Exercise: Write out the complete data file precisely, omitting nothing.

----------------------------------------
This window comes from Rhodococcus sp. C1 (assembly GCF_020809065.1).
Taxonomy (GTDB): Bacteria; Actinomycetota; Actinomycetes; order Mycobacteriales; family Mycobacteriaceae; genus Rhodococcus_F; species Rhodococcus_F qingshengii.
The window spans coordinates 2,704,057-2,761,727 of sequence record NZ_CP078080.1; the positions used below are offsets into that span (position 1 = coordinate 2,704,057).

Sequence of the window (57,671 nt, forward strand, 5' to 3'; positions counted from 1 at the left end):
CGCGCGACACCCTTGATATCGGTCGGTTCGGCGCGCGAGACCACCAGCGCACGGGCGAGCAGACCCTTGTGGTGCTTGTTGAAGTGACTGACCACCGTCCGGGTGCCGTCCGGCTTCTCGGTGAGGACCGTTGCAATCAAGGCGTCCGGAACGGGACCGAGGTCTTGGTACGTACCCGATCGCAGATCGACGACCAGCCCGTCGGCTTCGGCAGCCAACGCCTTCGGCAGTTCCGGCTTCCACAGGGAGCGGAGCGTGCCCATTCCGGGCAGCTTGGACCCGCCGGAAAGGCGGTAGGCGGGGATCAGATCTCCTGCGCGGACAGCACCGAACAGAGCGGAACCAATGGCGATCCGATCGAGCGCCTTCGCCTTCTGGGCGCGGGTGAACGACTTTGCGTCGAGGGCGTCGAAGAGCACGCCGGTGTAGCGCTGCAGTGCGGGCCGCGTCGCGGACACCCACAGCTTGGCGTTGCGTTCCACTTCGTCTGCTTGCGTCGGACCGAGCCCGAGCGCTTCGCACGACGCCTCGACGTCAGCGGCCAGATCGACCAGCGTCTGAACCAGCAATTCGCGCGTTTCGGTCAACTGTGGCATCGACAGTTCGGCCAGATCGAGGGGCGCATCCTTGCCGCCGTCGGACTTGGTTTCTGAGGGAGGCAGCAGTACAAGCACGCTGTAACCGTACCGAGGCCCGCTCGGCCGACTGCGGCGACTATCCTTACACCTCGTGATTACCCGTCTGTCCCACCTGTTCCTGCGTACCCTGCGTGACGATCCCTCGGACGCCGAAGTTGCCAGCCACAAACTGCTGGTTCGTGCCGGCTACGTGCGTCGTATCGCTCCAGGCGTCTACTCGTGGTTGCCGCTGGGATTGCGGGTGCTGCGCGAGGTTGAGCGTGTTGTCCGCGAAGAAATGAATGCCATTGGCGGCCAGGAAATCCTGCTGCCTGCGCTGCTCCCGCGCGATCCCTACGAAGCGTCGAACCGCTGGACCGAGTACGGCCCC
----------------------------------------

This window comes from Rhodococcus sp. C1 (assembly GCF_020809065.1).
Taxonomy (GTDB): Bacteria; Actinomycetota; Actinomycetes; order Mycobacteriales; family Mycobacteriaceae; genus Rhodococcus_F; species Rhodococcus_F qingshengii.
The window spans coordinates 2,704,057-2,761,727 of sequence record NZ_CP078080.1; the positions used below are offsets into that span (position 1 = coordinate 2,704,057).

Sequence of the window (57,671 nt, forward strand, 5' to 3'; positions counted from 1 at the left end):
CGCGCGACACCCTTGATATCGGTCGGTTCGGCGCGCGAGACCACCAGCGCACGGGCGAGCAGACCCTTGTGGTGCTTGTTGAAGTGACTGACCACCGTCCGGGTGCCGTCCGGCTTCTCGGTGAGGACCGTTGCAATCAAGGCGTCCGGAACGGGACCGAGGTCTTGGTACGTACCCGATCGCAGATCGACGACCAGCCCGTCGGCTTCGGCAGCCAACGCCTTCGGCAGTTCCGGCTTCCACAGGGAGCGGAGCGTGCCCATTCCGGGCAGCTTGGACCCGCCGGAAAGGCGGTAGGCGGGGATCAGATCTCCTGCGCGGACAGCACCGAACAGAGCGGAACCAATGGCGATCCGATCGAGCGCCTTCGCCTTCTGGGCGCGGGTGAACGACTTTGCGTCGAGGGCGTCGAAGAGCACGCCGGTGTAGCGCTGCAGTGCGGGCCGCGTCGCGGACACCCACAGCTTGGCGTTGCGTTCCACTTCGTCTGCTTGCGTCGGACCGAGCCCGAGCGCTTCGCACGACGCCTCGACGTCAGCGGCCAGATCGACCAGCGTCTGAACCAGCAATTCGCGCGTTTCGGTCAACTGTGGCATCGACAGTTCGGCCAGATCGAGGGGCGCATCCTTGCCGCCGTCGGACTTGGTTTCTGAGGGAGGCAGCAGTACAAGCACGCTGTAACCGTACCGAGGCCCGCTCGGCCGACTGCGGCGACTATCCTTACACCTCGTGATTACCCGTCTGTCCCACCTGTTCCTGCGTACCCTGCGTGACGATCCCTCGGACGCCGAAGTTGCCAGCCACAAACTGCTGGTTCGTGCCGGCTACGTGCGTCGTATCGCTCCAGGCGTCTACTCGTGGTTGCCGCTGGGATTGCGGGTGCTGCGCGAGGTTGAGCGTGTTGTCCGCGAAGAAATGAATGCCATTGGCGGCCAGGAAATCCTGCTGCCTGCGCTGCTCCCGCGCGATCCCTACGAAGCGTCGAACCGCTGGACCGAGTACGGCCCC